I somewhat think that my expectations of this movie were too high going in. Aside from the lovely Catherine Keener, L&A also features Jake Gyllenhaal, who was amazing in last year's Donnie Darko. The performances were good, especially Brenda Blethyn as Jane, the insecure mother of failed artist Michelle (Keener), failing actress Emily (Elizabeth Marks) and the adopted Annie (Raven Goodwin).
An early scene, which displayed Michelle's life like a botany experiment, blew me away. As she unsuccessfully tries to sell her artwork (small chairs made of twigs) to an midrange boutique, she runs into a woman she hasn't seen since high school. In just a few exchanges of dialogue, we learn that the former classmate is a busy pediatrician, while Michelle is still mired in arts and crafts. The matter-of-fact display of success and failure is stunning, but had me prepared for a movie where all the scenes would be as good as this one.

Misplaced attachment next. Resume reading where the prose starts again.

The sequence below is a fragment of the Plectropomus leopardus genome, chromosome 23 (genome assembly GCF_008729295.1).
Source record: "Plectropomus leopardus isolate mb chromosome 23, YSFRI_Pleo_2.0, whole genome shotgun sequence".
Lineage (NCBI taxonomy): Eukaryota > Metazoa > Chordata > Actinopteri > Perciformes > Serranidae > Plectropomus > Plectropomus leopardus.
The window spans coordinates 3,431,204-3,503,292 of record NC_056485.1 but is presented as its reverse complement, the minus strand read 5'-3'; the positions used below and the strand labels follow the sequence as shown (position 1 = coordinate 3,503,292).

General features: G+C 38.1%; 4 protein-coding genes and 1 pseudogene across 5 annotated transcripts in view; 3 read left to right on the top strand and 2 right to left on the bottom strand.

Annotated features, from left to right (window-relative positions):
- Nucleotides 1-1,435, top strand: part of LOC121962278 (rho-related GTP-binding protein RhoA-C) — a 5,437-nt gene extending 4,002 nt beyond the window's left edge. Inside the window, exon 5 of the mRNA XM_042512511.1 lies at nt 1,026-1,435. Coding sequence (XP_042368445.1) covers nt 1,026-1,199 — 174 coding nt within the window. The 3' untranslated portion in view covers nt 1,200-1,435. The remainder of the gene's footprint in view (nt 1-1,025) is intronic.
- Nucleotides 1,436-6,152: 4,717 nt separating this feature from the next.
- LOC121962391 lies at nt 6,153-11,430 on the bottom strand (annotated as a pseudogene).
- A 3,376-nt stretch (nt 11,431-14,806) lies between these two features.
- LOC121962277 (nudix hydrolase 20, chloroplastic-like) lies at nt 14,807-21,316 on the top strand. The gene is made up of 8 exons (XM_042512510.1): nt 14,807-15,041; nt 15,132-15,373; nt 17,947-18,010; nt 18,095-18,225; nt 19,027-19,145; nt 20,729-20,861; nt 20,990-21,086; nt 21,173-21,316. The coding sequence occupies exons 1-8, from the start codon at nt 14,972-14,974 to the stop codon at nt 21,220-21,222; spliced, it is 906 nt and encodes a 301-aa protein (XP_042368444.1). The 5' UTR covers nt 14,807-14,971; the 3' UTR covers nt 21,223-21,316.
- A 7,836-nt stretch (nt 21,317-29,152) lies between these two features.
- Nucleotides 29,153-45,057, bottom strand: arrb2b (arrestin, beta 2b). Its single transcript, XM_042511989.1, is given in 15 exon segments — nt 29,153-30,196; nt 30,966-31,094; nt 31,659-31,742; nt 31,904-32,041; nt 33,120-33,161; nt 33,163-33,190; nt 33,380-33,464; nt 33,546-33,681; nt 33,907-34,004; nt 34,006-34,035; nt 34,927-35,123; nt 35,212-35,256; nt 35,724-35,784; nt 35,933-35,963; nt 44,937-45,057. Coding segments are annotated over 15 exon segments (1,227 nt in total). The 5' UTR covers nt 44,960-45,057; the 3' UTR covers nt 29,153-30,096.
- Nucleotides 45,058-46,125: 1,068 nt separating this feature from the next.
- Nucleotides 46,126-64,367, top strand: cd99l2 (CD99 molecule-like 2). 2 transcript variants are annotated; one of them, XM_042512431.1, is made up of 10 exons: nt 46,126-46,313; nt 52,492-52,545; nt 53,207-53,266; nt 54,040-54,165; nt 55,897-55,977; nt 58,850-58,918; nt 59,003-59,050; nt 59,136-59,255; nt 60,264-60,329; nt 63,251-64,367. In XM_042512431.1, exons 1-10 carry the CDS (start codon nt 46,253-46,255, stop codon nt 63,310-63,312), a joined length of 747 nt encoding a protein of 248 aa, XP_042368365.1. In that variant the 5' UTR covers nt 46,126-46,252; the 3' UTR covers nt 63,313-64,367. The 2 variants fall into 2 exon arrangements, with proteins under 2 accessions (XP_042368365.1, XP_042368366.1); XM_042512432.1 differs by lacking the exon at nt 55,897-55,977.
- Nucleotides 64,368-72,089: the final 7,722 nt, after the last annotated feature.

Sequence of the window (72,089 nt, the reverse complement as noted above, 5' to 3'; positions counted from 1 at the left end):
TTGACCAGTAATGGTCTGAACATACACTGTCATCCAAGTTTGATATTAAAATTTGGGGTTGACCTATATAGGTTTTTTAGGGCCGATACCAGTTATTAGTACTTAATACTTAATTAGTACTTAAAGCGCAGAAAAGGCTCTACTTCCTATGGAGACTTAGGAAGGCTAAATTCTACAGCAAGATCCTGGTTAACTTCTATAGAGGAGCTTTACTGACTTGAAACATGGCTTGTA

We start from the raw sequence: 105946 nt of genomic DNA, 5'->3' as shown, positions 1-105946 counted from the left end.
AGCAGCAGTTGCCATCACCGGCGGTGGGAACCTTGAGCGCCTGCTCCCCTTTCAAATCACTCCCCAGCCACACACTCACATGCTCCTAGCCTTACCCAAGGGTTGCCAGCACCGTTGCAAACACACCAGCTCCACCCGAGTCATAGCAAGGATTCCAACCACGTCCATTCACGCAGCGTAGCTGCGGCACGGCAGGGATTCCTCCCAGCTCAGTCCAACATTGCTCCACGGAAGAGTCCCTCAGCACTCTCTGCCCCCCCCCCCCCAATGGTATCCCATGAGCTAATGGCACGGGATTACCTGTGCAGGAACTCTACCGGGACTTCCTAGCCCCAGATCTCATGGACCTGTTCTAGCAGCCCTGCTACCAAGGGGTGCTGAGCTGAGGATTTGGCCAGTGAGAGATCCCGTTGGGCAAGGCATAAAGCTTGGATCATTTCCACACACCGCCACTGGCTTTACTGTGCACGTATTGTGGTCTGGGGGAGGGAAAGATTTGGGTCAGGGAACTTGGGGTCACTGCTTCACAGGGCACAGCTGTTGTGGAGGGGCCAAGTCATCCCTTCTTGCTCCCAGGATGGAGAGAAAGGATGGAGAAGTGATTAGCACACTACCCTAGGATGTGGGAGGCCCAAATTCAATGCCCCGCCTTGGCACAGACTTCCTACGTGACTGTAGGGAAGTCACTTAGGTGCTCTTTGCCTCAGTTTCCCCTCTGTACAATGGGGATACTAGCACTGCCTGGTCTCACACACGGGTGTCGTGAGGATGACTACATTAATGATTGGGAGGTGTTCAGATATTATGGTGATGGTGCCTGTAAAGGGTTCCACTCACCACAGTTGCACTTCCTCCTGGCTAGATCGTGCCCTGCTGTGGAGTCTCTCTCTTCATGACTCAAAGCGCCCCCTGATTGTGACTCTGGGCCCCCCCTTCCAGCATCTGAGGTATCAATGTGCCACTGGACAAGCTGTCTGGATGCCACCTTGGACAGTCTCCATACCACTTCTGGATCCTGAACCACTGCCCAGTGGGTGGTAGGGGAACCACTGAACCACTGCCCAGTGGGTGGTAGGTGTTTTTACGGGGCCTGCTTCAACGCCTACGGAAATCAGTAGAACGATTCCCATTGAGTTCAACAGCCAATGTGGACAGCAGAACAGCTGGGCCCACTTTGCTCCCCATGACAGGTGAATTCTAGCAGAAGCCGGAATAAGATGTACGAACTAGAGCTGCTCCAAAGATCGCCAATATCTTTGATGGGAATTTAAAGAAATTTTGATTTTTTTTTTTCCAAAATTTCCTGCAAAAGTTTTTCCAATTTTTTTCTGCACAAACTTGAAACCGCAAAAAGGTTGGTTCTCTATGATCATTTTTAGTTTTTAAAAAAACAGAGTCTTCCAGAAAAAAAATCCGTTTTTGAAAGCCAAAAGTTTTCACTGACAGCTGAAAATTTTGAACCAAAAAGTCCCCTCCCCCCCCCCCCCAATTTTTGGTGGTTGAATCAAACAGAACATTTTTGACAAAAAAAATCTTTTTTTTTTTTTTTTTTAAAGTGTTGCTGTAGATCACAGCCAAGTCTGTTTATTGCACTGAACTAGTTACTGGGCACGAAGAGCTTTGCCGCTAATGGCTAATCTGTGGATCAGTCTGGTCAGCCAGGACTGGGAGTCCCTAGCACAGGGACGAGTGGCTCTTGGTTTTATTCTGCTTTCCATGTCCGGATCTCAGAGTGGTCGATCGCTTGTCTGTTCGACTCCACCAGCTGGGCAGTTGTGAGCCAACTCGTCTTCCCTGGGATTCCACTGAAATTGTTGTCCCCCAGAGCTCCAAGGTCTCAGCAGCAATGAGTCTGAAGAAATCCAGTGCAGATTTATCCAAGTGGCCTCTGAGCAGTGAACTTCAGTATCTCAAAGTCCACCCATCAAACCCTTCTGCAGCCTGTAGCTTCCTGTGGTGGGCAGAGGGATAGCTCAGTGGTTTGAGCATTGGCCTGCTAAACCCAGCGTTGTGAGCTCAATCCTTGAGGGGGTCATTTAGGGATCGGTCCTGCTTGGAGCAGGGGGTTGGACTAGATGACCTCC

The final scene, final shot actually, is perhaps the other tentpole that holds the movie up. It consisted of a wordless, meticulous display of love and affection from a daughter to a mother, which was what much of the movie obviously built towards.
Lovely and Amazing is not a bad movie, it's just not everything the title claims to be.